Forgive me for this being quite author-focussed, it’s what I do, and remember that these are the views of a small selection of publishers and editors; in some cases, it’s one person’s opinion.
I highly recommend to all aspiring and emerging authors and illustrators to book a ticket to next year’s event and fully immerse yourself in it.
You can find more out about Pamela over on her website: www.ueckerman.net
For more coverage and different perspectives:
From an organiser's perspective: The KidLitVic 2017- Meet the Publishers Conference Wrap-Up by Nicky Johnson
Tania McCartney gives her view of KidLit, along with what she is up too on her blog, Works-in-progress, KidLitVic and Crystal Kite!
Romi Sharp reflects on her experiences on her blog, KidLitVic2017 Reflections
If you like this post, feel free to like and share.
by Megan Higginson
This month my writer’s group met to discuss antagonists, the bad guys of our novels, in a courtyard of a local café, beneath a maple tree that would periodically rain gorgeous red and gold autumn leaves down on us.
The previous month we had dived deep into tone words. For us as a group, we had never looked in depth at the bad guys in our novels.
Recently, while working on my novel, I discovered a new character. I was so excited, but I did not know anything about him accept that I didn’t trust him even though he seemed nice. When Ester, who was running the workshop for this month’s writers’ group, started talking about what makes a great antagonist, we got excited. We are keen to learn anything that will improve our story, and our story telling.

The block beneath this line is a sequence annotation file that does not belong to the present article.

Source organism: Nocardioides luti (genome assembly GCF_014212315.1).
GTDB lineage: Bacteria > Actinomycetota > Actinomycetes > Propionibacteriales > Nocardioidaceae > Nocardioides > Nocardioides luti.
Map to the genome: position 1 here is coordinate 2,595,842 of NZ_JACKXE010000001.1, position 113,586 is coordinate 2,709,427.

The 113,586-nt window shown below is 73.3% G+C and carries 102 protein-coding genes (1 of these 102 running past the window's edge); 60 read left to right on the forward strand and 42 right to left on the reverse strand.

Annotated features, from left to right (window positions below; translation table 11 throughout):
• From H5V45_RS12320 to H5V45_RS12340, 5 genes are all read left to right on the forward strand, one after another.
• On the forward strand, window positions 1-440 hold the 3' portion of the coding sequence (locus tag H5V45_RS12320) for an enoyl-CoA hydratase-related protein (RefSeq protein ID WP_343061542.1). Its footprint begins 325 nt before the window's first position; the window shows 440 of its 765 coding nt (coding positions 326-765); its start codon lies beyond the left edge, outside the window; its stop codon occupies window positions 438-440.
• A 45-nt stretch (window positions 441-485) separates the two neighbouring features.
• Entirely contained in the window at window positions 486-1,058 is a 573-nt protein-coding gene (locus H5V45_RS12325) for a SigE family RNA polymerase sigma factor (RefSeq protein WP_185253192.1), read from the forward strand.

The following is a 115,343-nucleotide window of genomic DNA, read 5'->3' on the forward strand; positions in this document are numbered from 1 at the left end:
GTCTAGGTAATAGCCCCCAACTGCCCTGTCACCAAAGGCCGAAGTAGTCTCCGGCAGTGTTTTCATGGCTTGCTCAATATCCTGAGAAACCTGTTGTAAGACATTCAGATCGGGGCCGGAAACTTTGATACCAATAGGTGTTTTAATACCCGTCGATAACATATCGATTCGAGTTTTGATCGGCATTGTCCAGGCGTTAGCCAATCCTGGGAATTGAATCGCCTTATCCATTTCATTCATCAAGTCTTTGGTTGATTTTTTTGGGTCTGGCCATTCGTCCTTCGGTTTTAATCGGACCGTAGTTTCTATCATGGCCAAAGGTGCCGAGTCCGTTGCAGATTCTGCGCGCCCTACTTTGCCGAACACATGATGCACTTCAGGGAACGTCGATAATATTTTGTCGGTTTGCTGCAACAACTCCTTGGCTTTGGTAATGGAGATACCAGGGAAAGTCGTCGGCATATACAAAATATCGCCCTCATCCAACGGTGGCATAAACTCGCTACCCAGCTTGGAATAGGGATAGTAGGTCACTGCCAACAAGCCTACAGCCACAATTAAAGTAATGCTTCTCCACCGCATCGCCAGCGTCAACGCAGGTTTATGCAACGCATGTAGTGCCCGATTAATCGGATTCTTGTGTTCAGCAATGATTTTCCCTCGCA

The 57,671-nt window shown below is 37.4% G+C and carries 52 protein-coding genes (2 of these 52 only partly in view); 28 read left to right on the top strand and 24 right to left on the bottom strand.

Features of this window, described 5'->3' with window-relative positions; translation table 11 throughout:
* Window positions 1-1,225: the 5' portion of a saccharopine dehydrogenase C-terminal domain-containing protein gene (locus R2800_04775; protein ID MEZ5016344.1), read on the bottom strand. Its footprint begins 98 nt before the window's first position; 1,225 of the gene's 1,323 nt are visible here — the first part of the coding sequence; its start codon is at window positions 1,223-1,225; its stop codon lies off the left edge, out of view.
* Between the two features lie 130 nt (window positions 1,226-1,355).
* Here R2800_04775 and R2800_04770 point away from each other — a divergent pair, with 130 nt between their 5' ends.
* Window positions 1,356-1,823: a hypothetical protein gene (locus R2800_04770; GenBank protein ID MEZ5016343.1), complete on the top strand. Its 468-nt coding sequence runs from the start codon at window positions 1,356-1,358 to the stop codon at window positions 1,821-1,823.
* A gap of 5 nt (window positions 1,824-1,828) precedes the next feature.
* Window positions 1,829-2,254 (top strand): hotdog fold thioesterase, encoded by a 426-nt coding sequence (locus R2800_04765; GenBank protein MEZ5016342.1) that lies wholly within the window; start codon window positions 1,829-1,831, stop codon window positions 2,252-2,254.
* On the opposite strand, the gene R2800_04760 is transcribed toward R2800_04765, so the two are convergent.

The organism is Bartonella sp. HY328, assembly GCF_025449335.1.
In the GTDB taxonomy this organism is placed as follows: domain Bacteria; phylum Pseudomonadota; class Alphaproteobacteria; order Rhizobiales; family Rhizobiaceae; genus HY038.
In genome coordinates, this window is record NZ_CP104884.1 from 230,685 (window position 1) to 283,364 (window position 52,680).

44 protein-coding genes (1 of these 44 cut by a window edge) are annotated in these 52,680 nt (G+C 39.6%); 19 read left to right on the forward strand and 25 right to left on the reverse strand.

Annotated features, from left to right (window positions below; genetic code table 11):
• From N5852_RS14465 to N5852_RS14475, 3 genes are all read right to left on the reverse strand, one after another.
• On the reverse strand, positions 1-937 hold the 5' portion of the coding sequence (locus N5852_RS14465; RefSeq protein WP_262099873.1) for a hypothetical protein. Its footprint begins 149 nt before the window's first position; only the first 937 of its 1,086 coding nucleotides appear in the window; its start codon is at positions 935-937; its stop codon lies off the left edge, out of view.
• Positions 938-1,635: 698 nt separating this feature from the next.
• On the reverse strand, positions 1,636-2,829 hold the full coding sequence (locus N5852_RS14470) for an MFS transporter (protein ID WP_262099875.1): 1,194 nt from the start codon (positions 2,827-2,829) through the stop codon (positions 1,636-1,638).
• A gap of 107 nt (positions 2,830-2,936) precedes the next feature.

Ester had been watching Cy Porter's, 'Creating the Antagonist,' on YouTube. (He really gets stuck into it about 11 minutes). As well as Cy's, 'Creative Writing: Creating Villains We Love to Hate'.
So, here are some of the questions that Ester had us ask us about our antagonist:
Allow these characteristics to become part of your bad guy creation
In her article for the Writer’s Digest, 6 Ways to Write Better Bad Guys by Laura DiSilverio, she says regarding antagonists, ‘they’re just as important to good stories as the protagonists are. If your antagonist is not fully realized, lacks depth or is a caricature of evil, your story will suffer.’
Her article brought out six points, two that I had never thought of:
All these tips show that we need to be creative in the ways we structure our protagonist and antagonist interactions. This fascinating information got Jacqui, Ester, and I enthusiastic about our current W.I.P. (Work in Progress). This was also the first month that we ended up working on our current W.I.P., and not use a prompt and make something new, and we were excited to get started on ramping up the tension in each of our stories.